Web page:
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Pirates Seize Oil Tanker with $200 Million of Crude

Armed pirates have hijacked a U.S.-bound oil tanker carrying about $200 million worth of crude off the coast of Oman. Authorities say the Greek-flagged vessel has a crew of 25, including 17 Filipinos, seven Greeks and one Georgian. This is the second pirate seizure of an oil tanker in as many days. Experts say that while the price tag of the...

Zimbabwe Economy Hurt by Uncertainty About Indigenization Law

Protests this week in Zimbabwe's capital saw small Nigerian-owned shops looted by President Robert Mugabe’s loyalists, who say their demonstrations were in support of so-called indigenization laws. Politicians and economists say the uncertainty about the laws is harming Zimbabwe's slow economic recovery.A year ago, new laws were published that...

ZANU-PF Members Attack Foreign Business

Hundreds of supporters of President Robert Mugabe’s ZANU-PF party demonstrated against foreign owned businesses in central Harare Monday and began looting small shops on the western edge of the city. The looters said they would take over all foreign owned businesses in Zimbabwe.Police estimated that there were about 700 people demonstrating in...

Cairo Seeks Business as Usual in Unusual Times

Nothing says normal in Cairo like a traffic jam.  And by that standard, the city is finding its way to a semblance of its regular, bustling chaos. Even the donkey carts are back, bringing vegetables from the fertile farmlands along the Nile.  But the contrast with tanks along the roads is a reminder that Egypt's political upheaval has yet to play...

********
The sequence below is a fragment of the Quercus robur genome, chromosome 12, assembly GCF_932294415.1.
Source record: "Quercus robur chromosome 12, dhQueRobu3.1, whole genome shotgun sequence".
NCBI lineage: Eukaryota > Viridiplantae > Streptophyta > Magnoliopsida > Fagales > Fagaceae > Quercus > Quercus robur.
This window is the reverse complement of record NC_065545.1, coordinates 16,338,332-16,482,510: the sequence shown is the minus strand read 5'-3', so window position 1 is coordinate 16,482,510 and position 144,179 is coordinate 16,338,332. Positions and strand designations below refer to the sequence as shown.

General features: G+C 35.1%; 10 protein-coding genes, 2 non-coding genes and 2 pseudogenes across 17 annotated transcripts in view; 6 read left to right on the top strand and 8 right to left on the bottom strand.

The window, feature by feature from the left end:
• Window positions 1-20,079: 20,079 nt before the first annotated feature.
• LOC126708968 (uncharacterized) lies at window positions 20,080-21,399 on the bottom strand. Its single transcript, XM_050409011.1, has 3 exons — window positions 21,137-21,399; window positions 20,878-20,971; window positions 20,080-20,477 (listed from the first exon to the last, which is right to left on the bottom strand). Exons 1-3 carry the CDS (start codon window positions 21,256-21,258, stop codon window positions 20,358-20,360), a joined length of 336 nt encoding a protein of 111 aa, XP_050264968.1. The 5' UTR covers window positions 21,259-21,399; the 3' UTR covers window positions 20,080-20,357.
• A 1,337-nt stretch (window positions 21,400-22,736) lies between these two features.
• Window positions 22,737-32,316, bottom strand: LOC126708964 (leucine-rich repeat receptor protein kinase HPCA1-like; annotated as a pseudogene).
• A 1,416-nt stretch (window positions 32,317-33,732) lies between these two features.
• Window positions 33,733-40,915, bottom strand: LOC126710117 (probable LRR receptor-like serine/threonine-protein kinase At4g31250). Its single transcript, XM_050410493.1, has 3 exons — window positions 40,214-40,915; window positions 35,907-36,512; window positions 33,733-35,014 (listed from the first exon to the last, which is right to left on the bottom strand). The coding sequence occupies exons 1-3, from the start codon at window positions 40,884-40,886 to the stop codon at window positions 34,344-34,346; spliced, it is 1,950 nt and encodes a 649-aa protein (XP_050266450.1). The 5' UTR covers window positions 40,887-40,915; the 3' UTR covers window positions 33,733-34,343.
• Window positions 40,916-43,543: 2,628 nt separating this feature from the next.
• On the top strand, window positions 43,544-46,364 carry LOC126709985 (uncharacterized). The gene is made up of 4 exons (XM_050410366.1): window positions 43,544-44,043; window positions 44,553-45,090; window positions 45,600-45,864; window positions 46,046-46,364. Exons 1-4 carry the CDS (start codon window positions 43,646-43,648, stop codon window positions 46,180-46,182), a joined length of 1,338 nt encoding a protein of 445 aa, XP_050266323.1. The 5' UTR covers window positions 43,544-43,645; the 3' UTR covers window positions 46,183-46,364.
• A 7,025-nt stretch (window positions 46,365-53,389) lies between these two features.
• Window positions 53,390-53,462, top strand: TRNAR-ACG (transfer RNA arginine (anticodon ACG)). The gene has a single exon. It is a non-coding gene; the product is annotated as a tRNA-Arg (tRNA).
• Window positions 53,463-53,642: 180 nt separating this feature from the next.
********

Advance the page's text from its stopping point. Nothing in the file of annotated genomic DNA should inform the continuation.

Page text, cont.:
Experts Say Mubarak Family's Net Worth is Billions

Middle East experts say Egyptian President Hosni Mubarak's family fortune could be as much as $70 billion.Experts estimate the net worth of Mr. Mubarak and his family at between $40 billion and $70 billion.  They say the Egyptian president has much of his wealth in Swiss banks or tied up in real estate in New York, Los Angeles and London.  Some...

Kampala’s Haven from Homophobia

In a balmy suburb of Kampala, gay couples gather in a nightclub to escape the tensions of their everyday lives.  They laugh, they hold hands, they embrace, they kiss, they dance under flashing, multicolored strobe lights, they dig into plates of fatty fried chicken. It’s like any other club…except that the patrons are with partners who are of the...

Return of Islamic Leader Worries Some Tunisian Women

Last week, Sheikh Rachid Ghannouchi and other members of the Islamic al-Nahda Party returned to Tunisia after more than two decades in exile. Ghannouchi’s return—and the warm welcome he received at the Tunis airport—touched off concerns about a resurgence of political Islam in the North African country.  No one is more concerned than Tunisia's...

Another Spark in Kudu Development in Namibia